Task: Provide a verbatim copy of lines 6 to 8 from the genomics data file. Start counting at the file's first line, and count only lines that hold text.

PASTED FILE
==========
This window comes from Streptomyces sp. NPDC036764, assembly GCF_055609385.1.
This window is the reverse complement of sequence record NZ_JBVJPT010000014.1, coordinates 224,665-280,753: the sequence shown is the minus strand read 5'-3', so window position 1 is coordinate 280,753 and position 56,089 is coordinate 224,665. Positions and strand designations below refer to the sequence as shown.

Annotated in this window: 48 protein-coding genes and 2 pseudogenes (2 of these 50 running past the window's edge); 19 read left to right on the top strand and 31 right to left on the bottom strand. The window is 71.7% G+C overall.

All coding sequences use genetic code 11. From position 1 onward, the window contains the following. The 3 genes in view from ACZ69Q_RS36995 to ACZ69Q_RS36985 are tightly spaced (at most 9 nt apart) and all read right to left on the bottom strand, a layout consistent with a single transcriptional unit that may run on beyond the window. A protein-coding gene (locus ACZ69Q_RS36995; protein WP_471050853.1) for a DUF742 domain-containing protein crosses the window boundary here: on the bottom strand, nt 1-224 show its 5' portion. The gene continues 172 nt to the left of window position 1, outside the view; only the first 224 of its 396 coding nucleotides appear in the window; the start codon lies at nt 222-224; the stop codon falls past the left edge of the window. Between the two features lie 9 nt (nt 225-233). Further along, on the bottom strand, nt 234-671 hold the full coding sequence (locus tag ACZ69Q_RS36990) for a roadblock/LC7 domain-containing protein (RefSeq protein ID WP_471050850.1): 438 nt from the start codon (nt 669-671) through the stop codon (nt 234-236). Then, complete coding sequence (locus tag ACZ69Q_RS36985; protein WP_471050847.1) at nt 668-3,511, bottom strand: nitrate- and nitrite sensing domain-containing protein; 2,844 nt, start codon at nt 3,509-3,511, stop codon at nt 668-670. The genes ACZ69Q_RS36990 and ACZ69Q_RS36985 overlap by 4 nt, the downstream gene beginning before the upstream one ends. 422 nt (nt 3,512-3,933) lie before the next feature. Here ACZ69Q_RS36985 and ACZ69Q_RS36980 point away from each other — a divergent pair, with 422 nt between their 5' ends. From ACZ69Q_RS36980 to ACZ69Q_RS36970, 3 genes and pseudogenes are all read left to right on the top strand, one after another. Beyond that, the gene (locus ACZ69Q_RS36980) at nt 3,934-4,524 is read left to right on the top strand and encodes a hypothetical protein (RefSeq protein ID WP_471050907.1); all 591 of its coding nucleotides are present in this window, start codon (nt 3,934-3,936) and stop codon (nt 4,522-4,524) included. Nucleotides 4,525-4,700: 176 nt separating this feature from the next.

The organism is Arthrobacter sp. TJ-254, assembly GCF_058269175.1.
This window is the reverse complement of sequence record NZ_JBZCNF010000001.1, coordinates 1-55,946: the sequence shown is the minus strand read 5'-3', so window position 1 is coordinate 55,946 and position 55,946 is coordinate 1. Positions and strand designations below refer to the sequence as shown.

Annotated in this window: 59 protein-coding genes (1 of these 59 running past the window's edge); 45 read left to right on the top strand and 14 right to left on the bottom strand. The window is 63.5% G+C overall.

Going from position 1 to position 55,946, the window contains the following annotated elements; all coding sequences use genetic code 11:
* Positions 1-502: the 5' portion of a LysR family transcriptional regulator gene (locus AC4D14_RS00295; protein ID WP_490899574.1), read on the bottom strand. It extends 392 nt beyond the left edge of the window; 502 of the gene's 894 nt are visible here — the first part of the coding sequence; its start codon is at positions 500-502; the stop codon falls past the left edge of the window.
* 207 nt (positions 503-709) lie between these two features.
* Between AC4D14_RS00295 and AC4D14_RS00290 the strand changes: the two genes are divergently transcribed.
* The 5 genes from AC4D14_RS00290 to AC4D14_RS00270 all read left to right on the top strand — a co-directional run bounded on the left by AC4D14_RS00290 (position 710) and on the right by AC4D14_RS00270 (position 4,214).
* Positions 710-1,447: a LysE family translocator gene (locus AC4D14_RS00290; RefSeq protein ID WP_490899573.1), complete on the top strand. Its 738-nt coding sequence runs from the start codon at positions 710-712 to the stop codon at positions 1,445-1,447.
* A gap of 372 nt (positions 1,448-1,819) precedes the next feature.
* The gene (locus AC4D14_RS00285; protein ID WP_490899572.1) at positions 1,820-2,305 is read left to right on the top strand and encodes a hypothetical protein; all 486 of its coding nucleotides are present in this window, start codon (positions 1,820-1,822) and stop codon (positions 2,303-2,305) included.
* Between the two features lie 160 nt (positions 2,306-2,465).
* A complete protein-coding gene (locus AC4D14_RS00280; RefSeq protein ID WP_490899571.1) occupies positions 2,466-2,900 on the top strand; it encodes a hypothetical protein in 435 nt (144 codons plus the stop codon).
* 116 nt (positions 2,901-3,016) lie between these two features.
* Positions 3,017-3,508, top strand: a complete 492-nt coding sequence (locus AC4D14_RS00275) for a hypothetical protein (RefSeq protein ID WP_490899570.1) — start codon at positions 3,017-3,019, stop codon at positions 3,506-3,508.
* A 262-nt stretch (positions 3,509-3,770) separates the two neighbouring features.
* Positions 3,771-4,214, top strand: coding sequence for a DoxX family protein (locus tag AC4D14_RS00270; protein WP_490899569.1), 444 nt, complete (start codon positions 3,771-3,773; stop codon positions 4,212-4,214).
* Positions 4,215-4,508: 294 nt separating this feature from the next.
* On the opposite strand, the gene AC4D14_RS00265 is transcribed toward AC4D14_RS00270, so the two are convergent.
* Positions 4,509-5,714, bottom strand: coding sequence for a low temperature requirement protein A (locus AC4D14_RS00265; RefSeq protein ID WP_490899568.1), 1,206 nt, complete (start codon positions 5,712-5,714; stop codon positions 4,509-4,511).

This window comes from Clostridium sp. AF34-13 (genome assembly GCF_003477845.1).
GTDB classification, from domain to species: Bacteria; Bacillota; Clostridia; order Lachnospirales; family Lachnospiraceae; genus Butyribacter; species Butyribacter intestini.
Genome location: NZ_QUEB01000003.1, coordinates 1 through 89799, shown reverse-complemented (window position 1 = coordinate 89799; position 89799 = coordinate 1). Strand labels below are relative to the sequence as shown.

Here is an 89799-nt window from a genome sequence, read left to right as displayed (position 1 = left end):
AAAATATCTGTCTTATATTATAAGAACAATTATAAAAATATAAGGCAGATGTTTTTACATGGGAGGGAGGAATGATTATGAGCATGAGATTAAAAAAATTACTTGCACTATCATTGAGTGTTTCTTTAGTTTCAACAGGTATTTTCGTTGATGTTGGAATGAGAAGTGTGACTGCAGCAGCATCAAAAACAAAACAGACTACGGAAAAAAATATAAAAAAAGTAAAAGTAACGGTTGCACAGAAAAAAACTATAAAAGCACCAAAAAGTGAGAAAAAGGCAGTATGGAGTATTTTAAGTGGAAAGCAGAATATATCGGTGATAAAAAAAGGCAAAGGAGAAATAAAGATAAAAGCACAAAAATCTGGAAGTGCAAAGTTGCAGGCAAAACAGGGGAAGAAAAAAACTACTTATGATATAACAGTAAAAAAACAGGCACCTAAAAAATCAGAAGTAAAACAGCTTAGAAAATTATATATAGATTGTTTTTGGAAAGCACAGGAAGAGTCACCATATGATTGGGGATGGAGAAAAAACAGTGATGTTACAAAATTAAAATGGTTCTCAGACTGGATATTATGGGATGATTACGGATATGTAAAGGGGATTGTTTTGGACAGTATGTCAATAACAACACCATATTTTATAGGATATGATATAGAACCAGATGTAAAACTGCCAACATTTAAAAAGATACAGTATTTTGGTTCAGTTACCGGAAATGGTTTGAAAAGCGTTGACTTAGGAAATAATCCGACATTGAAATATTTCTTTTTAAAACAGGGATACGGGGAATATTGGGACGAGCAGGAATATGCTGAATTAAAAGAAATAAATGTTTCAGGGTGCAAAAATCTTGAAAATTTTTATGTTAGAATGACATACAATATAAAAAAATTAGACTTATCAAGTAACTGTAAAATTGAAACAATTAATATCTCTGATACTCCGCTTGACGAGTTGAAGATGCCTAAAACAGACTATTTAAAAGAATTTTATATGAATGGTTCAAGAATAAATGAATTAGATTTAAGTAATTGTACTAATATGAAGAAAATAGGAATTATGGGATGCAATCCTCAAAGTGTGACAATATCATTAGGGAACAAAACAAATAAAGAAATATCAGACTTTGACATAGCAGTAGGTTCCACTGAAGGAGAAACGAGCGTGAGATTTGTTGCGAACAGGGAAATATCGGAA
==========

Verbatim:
This window is the reverse complement of sequence record NZ_JBZCNF010000001.1, coordinates 1-55,946: the sequence shown is the minus strand read 5'-3', so window position 1 is coordinate 55,946 and position 55,946 is coordinate 1. Positions and strand designations below refer to the sequence as shown.

Annotated in this window: 59 protein-coding genes (1 of these 59 running past the window's edge); 45 read left to right on the top strand and 14 right to left on the bottom strand. The window is 63.5% G+C overall.

Going from position 1 to position 55,946, the window contains the following annotated elements; all coding sequences use genetic code 11: